5th Central-Eastern European Congress on Cell-Free Nucleic Acids
21-22 June 2018
Life Science Building, University of Debrecen, Debrecen

Invited speakers


Folkert W. Asselbergs

Cardiologist, Professor of Cardiovascular Genetics, University Medical Center Utrecht, Professor of Precision Medicine in Cardiovascular Disease, UCL. Professor Asselbergs published more than 230 scientific papers and obtained funding from British and Dutch Heart Foundation, EU (FP7, ERA-CVD, IMI, BBMRI), and RO1 National Institutes of Health. His research program in complex genetics focuses on the discovery of genes influencing susceptibility to cardiovascular disease; the application of these findings for the validation of drug targets; and the use of genetic tests for treatment targeting (stratified medicine). Dr Asselbergs is member of a large number of consortia and (co-) founded several consortia of which igenetrain (www.igenetrain.net), and genius-chd (www.genius-chd.org) are the most prominent and recent ones. In line with his scientific work, Dr. Asselbergs aims to facilitate collaboration at an international level through his work at the Durrer Center of Cardiogenetic research. The Durrer Center is a national multidisciplinary collaboration that aims to
provide expertise, infrastructure and services for collecting, comparing, harmonizing and merging results from individual cardiovascular studies (www.durrercenter.nl).


 
Howard Stephen Cuckle
Educated in the Universities of Oxford and Leeds, he is a visiting associate professor of the Obstetrics and Gynecology, Tel Aviv University, Israel; adjunct professor at Obstetrics and Gynecology, Columbia University Medical Center, New York, USA and emeritus professor of Reproductive Epidemiology, University of Leeds, UK. He is member of the editorial boards of several journals and has 475 publications in various books and medical journals. The central focus of his research is screening and current projects are largely concerned with screening for Down’s syndrome and adverse outcome of pregnancy such as early preeclampsia. The principial research technique is the linked biological and data bank. Banked material (blood, urine, slides, cells and DNA) is collected from pathological pregnancies and routinely from large numbers of apparently normal pregnancies. Screening markers are investigated either prospectively on all samples or in retrospective case-control subsets. A large network of collaborators in the field provides access to vast amounts of data and samples.



Christoph W. Sensen
He is the Head of the Institute of Computational Biotechnology (https://www.tugraz.at/institute/icbt/home/) at Graz University of Technology in Austria. He is also the Chief Scientific Officer of CNA Diagnostics Inc. (Calgary, AB, Canada) and GmbH (Grambach, Austria) (http://cnadiagnostics.com/). Born in Germany, Dr. Sensen studied Biology in Germany and after a brief stay as a Visiting Scientist at EMBL Heidelberg, worked for more than 20 years in Canada, initially as a Government Scientist at the National Research Council of Canada and later as a tenured Full Professor for Bioinformatics at the University of Calgary's Faculty of Medicine. Since the fall of 2014, Dr. Sensen and his wife Maria (who was born in Szentistvan, Hungary) live and work in Graz, Austria. Dr. Sensen's research interests are mainly focused on high-throughput Genomics and Bioinformatics research and development. His laboratory operates one of the largest high-performance computational installations dedicated to Bioinformatics analyses in Austria. Dr. Sensen is also the speaker of the Austrian Bioinformatics Platform ATBI (http://bioinformatik.at/). For several years, the Sensen laboratory is working on the characterization of circulating nucleic acids, initially in the context of the outbreak of Bovine Spongiform Encephalopathy (BSE) in Alberta, Canada and now on the topic of identifying serum-based markers for a number of chronic and infectious diseases.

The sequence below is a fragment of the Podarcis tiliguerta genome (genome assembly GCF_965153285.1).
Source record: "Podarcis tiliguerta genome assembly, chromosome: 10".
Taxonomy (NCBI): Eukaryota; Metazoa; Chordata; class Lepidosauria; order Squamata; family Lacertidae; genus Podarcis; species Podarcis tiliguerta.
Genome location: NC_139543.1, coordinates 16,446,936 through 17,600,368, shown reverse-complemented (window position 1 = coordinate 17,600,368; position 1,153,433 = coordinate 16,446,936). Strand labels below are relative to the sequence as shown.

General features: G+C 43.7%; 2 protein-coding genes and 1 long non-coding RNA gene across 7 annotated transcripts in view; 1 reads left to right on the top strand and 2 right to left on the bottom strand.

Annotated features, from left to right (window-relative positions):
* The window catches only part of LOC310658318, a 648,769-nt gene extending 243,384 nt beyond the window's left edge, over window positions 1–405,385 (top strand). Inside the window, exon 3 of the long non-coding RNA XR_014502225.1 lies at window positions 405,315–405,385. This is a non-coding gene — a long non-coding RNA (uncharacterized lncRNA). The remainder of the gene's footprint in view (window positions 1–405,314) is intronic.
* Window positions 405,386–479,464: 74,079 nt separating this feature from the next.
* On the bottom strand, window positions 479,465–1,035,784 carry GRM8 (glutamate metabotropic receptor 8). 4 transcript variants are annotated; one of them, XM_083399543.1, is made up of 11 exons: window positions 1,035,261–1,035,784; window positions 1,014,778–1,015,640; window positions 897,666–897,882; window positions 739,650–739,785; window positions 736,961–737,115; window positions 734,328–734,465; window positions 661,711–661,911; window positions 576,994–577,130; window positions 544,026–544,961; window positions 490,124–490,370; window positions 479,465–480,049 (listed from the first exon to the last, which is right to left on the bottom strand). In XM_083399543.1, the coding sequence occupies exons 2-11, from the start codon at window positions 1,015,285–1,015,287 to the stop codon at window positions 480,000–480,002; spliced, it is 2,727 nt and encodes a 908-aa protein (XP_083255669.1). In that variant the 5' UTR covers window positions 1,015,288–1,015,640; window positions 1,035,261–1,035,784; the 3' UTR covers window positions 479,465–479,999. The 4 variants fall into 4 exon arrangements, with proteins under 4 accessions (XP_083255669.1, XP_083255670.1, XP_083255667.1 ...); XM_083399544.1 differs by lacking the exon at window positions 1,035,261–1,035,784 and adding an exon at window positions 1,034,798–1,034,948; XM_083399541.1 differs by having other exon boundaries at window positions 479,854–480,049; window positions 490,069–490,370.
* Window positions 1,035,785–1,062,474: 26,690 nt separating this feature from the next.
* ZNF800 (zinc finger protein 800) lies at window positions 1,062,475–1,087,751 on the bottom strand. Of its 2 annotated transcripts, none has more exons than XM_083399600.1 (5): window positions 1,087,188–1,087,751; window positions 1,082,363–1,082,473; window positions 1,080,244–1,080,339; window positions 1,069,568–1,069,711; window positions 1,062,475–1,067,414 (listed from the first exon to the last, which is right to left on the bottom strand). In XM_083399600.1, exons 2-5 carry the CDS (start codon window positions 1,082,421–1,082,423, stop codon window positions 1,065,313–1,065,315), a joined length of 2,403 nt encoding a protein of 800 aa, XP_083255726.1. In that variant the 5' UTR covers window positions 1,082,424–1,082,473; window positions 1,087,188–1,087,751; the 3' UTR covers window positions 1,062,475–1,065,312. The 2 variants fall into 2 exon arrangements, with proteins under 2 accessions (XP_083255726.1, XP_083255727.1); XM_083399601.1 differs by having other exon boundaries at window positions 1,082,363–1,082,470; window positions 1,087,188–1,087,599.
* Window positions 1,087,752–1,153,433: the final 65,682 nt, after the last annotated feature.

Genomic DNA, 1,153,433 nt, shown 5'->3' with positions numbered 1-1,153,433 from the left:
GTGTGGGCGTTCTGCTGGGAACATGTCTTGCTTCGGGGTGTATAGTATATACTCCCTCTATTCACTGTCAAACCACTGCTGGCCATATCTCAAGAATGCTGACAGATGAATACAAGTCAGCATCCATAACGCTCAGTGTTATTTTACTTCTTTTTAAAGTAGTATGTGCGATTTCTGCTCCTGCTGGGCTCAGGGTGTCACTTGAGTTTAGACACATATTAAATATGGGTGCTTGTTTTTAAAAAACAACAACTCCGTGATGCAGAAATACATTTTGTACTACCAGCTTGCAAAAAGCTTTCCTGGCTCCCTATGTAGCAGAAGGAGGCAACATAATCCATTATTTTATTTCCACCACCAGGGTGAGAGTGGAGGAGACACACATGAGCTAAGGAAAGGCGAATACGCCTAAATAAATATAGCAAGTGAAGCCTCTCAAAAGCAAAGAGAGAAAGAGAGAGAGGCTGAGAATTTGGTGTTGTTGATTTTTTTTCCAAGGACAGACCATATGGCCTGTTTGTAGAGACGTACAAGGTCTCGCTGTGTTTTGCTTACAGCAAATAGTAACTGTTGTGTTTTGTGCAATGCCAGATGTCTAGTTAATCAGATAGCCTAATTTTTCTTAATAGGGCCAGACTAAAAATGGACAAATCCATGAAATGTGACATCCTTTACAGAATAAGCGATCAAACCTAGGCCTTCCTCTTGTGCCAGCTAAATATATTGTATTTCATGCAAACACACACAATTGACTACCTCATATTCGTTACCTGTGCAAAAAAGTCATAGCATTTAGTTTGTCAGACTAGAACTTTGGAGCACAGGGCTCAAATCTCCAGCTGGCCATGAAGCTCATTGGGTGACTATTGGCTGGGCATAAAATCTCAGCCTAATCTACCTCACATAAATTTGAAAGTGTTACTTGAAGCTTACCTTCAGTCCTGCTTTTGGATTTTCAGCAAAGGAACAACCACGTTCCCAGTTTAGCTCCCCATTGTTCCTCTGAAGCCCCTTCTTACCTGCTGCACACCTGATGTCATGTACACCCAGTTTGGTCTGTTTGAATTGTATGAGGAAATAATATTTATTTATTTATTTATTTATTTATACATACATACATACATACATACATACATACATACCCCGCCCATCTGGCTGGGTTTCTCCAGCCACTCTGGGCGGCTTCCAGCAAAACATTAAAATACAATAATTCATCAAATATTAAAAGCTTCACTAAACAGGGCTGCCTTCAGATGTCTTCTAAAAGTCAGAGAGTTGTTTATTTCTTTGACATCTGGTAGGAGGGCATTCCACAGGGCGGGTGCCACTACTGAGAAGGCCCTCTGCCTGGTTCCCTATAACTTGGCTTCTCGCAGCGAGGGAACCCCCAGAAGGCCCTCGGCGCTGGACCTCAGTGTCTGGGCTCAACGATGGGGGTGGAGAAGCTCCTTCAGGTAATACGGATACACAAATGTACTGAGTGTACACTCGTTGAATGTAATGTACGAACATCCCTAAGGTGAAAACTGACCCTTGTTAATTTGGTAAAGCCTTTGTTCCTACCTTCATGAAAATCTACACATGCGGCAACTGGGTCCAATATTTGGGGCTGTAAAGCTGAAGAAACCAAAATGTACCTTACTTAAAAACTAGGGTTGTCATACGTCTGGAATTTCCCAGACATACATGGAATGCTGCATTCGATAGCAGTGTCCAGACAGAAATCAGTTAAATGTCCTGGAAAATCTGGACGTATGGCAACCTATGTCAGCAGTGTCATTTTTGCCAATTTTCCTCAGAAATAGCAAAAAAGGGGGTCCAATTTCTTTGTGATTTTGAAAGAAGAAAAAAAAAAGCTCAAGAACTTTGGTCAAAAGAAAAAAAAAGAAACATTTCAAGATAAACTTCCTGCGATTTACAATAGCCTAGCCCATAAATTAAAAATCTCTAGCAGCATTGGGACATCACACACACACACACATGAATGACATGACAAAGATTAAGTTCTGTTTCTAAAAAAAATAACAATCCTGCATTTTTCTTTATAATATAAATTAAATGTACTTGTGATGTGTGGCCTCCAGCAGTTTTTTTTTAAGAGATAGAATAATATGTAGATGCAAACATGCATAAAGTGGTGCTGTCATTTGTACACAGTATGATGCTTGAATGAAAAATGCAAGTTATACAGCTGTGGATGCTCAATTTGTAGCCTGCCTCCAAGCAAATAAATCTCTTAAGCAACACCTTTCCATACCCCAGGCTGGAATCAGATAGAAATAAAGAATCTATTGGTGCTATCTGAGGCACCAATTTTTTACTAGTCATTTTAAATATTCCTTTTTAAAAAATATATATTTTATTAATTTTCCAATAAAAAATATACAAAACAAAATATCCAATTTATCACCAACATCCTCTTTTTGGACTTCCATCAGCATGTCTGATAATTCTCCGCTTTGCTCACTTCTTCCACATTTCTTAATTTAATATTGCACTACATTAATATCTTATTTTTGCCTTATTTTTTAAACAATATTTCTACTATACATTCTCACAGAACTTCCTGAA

Erik A. Sistermans
He studies chemistry between 1983 and 1989 at the State University in Leiden. During his study he specialized in molecular genetics. He spent 6 months at the University Pierre and Marie Curie, Paris to study immunology and virology. Following his graduation he moved to the Catholic University of Nijmegen as PhD student. He started to work at the Department of Human Genetics, while the last three years were spent at the Department of Cell Biology and Histology. He obtained his PhD degree in 1966, the title of the thesis was “Murine creatine kinase B: cell –type specific expression and biochemical role”.
He started to work as clinical laboratory geneticist at the section of DNA Diagnostics of the Department of Human Genetics in Nijmegen in 1994. He specialized in the genetics of intellectual disability and neurological disorders. He moved to the VU University Medical Center in 2007, and became head of the section of Genome Diagnostics at the Department of Clinical Genetics. He was appointed to be the deputy head of the department.
He was the member of the Steering Committee of the United Kingdom External Quality Assessment Schemes for Molecular Genetics (UK-NEQAS). He is assessor of the Friedrich Ataxia best practice scheme of the European Molecular Genetics Quality Network (EMQN) and he is member of the specialist advisory group of the joined cytogenetics and molecular genetics scheme for rapid aneuploidy detection of UK-NEQUAS). He is the chair of the Clinical Genetics steering group of the Hartwig Medical Foundation, and project leader of the TRIDENT study which aims at implementing NIPT in The Netherlands.